Updated March 6, 2023
Introduction to PowerShell Environment Variable
A variable is a block of memory that can be used to store values. PowerShell variables are denoted using the “$” symbol. A variable name can be anything from numbers, alphabets, or even underscores. Environment variable is a special type of variable that holds information related to the Operating system. It can be like a number of processors, location of temp folders, or the path of the operating system. It also contains information that is used by other programs and os. The windows-related information is stored in WINDIR environment variable. This article will explain in detail environment variables.
The syntax to fetch the value of an environment variable is as follows
$Env:<name of the variable>
Scope of Environment Variables:
There are three scope for an environment variable on windows. They are System scope, User scope and Process scope. As the name suggests system scope contains all the environment variables that are related to the computer, user scope contains variables that are related to a user and the process scope contains variables that are related to the current process.
To set an environment variable to a different value just type
$Env:<variable-name> = “new value to be set”
Where env represents environment and variable name should be the environment variable name. Changing an environment variable is applicable only within the current session. To make changes machine and user scope variables appropriate permission is needed.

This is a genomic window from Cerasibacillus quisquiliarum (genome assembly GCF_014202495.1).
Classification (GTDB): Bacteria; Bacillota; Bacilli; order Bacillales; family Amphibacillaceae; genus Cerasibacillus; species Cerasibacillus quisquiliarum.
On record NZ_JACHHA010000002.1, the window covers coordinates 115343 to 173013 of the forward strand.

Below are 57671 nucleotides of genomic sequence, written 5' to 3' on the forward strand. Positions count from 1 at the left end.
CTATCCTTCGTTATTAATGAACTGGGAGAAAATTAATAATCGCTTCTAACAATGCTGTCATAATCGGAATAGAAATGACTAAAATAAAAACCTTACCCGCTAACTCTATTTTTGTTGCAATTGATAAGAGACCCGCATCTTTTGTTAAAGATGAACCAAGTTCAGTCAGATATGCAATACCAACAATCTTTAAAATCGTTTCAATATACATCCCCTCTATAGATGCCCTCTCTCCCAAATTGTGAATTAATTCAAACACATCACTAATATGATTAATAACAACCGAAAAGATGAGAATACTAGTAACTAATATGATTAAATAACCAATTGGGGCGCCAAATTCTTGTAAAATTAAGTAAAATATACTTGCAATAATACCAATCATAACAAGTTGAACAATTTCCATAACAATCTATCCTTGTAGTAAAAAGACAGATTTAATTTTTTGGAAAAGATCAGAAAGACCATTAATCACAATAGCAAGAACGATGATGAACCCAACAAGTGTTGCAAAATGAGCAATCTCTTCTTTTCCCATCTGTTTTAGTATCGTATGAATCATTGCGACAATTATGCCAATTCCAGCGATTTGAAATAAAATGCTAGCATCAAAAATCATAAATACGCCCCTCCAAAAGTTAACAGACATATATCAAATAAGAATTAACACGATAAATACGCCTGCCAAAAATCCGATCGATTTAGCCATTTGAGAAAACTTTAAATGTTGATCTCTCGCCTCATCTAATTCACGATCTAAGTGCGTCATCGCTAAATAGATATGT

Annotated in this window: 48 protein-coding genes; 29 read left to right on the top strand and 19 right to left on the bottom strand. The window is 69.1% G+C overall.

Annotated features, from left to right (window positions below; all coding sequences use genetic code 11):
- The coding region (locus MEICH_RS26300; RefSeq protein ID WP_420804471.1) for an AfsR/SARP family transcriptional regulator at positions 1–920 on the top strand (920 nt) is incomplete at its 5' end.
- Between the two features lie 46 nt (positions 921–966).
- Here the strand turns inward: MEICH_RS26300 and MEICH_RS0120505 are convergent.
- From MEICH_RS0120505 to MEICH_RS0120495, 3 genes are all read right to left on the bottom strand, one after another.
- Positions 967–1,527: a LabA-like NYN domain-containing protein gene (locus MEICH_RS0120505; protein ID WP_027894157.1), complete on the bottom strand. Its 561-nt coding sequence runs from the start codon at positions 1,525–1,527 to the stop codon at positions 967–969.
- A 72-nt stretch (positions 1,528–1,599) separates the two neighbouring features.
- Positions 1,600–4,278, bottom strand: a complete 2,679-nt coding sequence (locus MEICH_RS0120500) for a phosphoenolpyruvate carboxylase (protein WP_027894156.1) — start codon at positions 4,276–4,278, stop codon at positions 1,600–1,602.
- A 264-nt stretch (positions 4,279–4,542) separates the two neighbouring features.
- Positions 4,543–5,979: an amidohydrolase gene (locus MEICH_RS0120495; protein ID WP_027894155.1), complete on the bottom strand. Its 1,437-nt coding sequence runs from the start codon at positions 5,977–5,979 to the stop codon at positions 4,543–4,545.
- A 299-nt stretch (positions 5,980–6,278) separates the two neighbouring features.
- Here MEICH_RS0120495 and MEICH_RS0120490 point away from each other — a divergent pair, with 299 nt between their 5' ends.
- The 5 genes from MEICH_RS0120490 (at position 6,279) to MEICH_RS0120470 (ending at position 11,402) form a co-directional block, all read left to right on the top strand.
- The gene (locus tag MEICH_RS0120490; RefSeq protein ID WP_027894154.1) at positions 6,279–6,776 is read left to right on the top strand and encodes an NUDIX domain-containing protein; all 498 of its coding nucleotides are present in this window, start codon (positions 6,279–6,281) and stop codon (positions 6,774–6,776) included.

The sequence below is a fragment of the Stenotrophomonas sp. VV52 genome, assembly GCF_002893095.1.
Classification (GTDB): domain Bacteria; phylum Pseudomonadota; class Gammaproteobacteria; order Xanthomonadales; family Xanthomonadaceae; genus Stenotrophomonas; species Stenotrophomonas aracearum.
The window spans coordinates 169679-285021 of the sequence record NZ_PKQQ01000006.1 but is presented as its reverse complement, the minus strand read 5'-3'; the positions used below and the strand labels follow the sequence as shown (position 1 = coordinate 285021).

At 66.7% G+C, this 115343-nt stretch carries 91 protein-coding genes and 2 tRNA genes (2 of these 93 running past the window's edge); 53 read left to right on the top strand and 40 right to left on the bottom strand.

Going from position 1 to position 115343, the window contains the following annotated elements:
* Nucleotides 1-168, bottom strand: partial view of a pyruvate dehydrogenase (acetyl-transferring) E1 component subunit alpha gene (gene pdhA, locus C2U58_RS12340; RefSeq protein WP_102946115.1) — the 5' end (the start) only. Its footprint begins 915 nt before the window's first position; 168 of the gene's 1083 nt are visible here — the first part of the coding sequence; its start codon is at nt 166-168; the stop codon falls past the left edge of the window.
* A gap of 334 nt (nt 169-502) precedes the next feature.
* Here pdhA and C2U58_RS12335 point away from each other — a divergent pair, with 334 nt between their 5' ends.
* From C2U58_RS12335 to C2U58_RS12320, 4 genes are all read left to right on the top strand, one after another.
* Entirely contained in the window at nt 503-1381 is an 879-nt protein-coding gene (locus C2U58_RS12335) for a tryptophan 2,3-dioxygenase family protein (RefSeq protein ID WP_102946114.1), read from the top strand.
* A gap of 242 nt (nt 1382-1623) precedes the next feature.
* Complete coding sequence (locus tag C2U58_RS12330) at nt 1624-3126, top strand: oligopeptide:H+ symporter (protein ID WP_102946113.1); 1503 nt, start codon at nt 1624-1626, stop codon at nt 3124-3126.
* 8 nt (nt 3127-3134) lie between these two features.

To append a value to an existing variable, type the below
$Env:variablename += “;new value”
It adds the values specified to the existing value. The other ways of changing the value of an environment variable can be achieved using Set-Item, Copy-Item, or Remove-Item cmdlets.
To change the values of variables in machine or user scope, system. Environment class’s methods should be made use of.
PowerShell can store user preferences in environment variables. These are like preference variables but are inherited. Some examples of preference variable include
It contains the current session’s execution policy set as its value. This exists only when it is set for a single session. This can be achieved in two ways; by running the Set-ExecutionPolicy cmdlet and setting the scope parameter value to a process. The second is by starting a session from command line.
PowerShell check for obsolete modules to avoid unnecessary cache when working with module analysis cache. This can be turned off by setting its value to 1.
This contains a list of locations that contain modules and resources that are being searched. System-related locations are stored in $PSHOME\Modules. The windows related management modules are installed here. User-installed modules specify whether the module installed is specified for one user or for everyone. The two locations are $env:ProgramFiles\PowerShell\Modules and /usr/local/share/PowerShell/Modules.
Common Environment Variables:
Some of the commonly available environment variables are as follows
- SessionName- Used for identifying the current session
- SystemRoot and Windir- Path to current installation
- UserName- Name of currently logged in user
- USerProfile- Location of user profile